We were just a week into the term when I began to suspect that Jacob was having trouble. I was in my office going through the in-class writings I’d collected that morning. Since it was the first written work I’d assigned, I’d kept the requirements simple: provide a brief summary — four or five sentences — of the first three chapters of Girl, Interrupted. More than anything it was a reminder to complete the day's reading before class and a chance to provide students with a gentle introduction to my expectations and grading policies.
Taken as a whole, the stack of 60-odd papers atop my desk reflected the wide range of skills and capacities — of comprehension, expression, and prevarication — I’ve come expect. The majority satisfied the requirements without being remarkable. A few, for better and worse, stood apart and furnished the left- and right-hand tails of the normal distribution. But Jacob's submission did not fit.
His penmanship was not exactly neat, but it was precise and with it he'd filled nearly half the page. What he'd written, though, was more connected to the title than the book itself: There was a girl. A girl wrote this. A girl says what she did. The girl was stupid. Building whole paragraphs around the title isn’t a novel strategy and I’ve seen it used, with varying degrees of creativity, by those who haven’t cracked the book. Jacob’s paper, however, didn’t seem to belong to the same category.
At a loss, I wrote what I had on the other papers that had not met even the minimum standard for passing: No credit. I do not find evidence that you read the chapters. If you are having trouble with the material, or do not understand the instructions for assignments, please come see me during my office hours — 2-4 Monday and Wednesday.
But Jacob did not come to my office or contact me. After writing the same grade and message on his next two papers — the only modifications being a change of the word "please" to "you need to" — I knew that something extra needed to be done. I just didn’t know what, exactly, that should be.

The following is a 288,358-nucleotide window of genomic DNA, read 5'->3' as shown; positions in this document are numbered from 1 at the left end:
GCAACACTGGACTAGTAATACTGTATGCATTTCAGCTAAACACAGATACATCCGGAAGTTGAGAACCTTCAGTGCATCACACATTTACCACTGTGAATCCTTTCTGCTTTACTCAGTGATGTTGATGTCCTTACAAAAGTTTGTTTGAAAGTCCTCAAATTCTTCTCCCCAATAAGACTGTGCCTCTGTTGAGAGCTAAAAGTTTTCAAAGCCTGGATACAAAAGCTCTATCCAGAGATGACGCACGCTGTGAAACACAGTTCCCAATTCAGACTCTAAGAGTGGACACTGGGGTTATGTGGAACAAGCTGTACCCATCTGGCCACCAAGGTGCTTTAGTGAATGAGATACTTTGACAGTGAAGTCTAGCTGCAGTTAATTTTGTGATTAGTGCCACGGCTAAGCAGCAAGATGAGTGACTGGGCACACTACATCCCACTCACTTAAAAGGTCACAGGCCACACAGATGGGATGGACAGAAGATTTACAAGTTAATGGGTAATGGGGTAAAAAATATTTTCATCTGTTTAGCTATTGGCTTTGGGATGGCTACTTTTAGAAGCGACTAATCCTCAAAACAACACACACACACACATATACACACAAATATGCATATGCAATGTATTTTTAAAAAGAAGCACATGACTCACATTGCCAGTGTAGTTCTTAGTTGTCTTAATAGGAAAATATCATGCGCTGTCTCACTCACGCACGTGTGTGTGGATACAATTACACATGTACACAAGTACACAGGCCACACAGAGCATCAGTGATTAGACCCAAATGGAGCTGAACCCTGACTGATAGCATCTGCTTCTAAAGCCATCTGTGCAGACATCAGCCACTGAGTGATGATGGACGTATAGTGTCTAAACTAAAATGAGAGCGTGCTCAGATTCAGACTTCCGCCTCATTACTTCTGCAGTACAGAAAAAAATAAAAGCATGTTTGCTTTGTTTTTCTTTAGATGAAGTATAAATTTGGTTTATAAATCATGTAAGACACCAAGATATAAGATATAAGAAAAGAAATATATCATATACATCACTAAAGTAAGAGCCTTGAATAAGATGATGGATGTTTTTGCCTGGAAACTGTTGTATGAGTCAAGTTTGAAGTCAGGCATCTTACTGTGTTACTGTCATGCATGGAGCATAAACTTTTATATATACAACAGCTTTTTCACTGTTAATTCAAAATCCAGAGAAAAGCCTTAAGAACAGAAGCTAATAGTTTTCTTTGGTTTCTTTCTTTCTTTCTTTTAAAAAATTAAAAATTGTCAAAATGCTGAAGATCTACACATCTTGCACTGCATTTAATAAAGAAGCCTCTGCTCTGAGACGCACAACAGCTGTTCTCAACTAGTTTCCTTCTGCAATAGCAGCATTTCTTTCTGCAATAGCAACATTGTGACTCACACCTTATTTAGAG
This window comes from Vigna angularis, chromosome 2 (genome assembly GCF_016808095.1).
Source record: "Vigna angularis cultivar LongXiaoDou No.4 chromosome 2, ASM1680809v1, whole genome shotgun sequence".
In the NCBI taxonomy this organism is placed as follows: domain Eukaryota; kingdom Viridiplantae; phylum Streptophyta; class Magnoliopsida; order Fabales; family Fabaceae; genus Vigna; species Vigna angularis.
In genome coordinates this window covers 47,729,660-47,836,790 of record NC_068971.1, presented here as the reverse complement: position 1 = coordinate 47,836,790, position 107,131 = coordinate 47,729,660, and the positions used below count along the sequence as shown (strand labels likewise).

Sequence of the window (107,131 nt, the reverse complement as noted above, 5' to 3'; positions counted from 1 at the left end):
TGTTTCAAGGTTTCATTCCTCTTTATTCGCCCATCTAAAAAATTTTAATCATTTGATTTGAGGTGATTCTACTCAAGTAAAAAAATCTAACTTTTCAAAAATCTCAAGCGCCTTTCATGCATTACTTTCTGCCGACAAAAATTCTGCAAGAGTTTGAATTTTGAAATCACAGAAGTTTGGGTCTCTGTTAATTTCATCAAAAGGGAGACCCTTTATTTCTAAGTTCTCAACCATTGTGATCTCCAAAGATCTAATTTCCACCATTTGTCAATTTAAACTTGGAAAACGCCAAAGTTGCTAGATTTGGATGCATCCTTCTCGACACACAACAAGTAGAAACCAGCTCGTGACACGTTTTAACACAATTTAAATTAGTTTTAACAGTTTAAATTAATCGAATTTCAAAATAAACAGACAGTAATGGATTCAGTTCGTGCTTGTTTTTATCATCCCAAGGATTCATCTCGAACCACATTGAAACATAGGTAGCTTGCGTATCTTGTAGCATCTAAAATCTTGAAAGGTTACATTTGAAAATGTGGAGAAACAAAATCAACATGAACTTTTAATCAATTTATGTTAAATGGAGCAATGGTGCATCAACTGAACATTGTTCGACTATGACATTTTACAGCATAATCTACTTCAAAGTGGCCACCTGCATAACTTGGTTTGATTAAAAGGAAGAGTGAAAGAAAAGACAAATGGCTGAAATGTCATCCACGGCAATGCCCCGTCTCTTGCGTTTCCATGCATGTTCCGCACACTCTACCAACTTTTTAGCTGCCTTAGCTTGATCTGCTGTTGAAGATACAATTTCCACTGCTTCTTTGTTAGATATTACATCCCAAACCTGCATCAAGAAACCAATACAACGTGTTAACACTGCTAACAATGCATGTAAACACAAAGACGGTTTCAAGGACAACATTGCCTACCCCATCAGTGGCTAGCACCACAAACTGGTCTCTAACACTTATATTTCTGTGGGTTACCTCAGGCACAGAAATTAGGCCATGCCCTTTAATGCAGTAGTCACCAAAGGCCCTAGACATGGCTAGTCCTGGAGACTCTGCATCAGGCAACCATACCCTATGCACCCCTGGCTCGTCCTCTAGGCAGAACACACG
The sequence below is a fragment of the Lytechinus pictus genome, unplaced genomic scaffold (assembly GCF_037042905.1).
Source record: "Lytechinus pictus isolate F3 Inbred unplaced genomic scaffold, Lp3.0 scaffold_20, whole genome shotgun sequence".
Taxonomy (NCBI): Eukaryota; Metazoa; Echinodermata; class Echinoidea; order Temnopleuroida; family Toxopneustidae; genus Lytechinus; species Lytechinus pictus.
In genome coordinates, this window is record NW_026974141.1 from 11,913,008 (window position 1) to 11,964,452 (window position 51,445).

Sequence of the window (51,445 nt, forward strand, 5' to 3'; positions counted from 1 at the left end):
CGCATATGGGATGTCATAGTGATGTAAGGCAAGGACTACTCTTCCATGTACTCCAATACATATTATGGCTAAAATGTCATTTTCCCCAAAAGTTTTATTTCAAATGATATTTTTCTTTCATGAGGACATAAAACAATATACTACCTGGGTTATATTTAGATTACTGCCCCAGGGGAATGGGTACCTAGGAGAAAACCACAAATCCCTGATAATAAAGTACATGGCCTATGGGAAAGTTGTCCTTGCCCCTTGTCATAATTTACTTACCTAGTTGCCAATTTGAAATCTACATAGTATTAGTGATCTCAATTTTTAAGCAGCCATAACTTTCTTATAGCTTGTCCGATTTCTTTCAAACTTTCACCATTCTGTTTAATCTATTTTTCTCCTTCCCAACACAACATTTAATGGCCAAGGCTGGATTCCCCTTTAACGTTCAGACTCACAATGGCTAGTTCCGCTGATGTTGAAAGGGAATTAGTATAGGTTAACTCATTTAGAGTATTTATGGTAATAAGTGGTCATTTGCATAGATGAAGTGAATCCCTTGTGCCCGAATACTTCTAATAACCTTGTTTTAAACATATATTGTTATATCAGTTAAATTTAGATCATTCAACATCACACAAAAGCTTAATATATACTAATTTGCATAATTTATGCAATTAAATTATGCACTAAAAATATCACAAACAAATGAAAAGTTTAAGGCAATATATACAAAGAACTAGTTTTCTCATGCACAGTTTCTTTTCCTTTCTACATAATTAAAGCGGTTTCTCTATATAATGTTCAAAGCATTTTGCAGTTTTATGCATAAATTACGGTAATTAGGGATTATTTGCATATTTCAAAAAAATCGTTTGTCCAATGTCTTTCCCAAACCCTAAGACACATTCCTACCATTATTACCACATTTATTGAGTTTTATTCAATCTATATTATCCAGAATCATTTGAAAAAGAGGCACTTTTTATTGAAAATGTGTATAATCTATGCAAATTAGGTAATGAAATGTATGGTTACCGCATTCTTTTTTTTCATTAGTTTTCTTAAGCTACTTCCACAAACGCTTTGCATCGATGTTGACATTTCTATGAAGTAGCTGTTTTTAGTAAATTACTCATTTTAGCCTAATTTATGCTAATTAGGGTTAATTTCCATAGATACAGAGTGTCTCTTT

From the first day of classes I'd known that Jacob was registered with the Office for Students with Disabilities. Before I'd even handed out the syllabus, he'd given me the familiar cream-colored envelope that contained a summary of the Americans With Disabilities Act of 1990, his counselor’s contact information, and the special provisions and supplementary resources she'd recommended for him.
The list of accommodations to which he was entitled was extensive: designated volunteer note-taker to be secured by instructor, extended time — up to double — for exams and in-class assignments, ability to complete tests and written work in a distraction-reduced separate location, transcriptions of all audio and video and materials, alternatives to oral presentations, preferential seating near the front of the room, permission to record lectures, and tardiness leniency.
Nothing in the packet I had been given offered any indication of why he needed these things. Information about a student's disability is confidential. Specifics about the nature of the limitation or illness are shared only on a "need to know" basis. And in the rare event that an instructor is deemed in need of knowing, it is unlikely that she will become privy to the exact nature or extent of the condition. For instructors it is, then, a kind of binary category — a student is either designated as disabled or he is not. By law and the university policies that derive from it, in making the necessary accommodations, I had already done all that I was obliged to do. The onus was on Jacob to seek additional help if he needed it, to accept or decline my invitations to discuss his performance, and, most of all, to determine for himself whether he was able to meet the requirements of the course.
Over the years I have taught a number of men and women with physical, mental, and learning differences. Until Jacob, I had not felt the need to review their performance with anyone other than the students themselves. To discuss someone enrolled in one of my classes, by name, with a third party, outside of the student's presence and without his knowledge or consent is something that seemed to me (and still seems) a violation of privacy and trust. The decision to contact Jacob’s counselor, then, was not an easy one to make. But I had other concerns that stemmed, directly, from my knowledge of his disability status. At the front of these was a dilemma about whether or not I had an additional ethical obligation to Jacob, a duty that went beyond the provision of accommodations.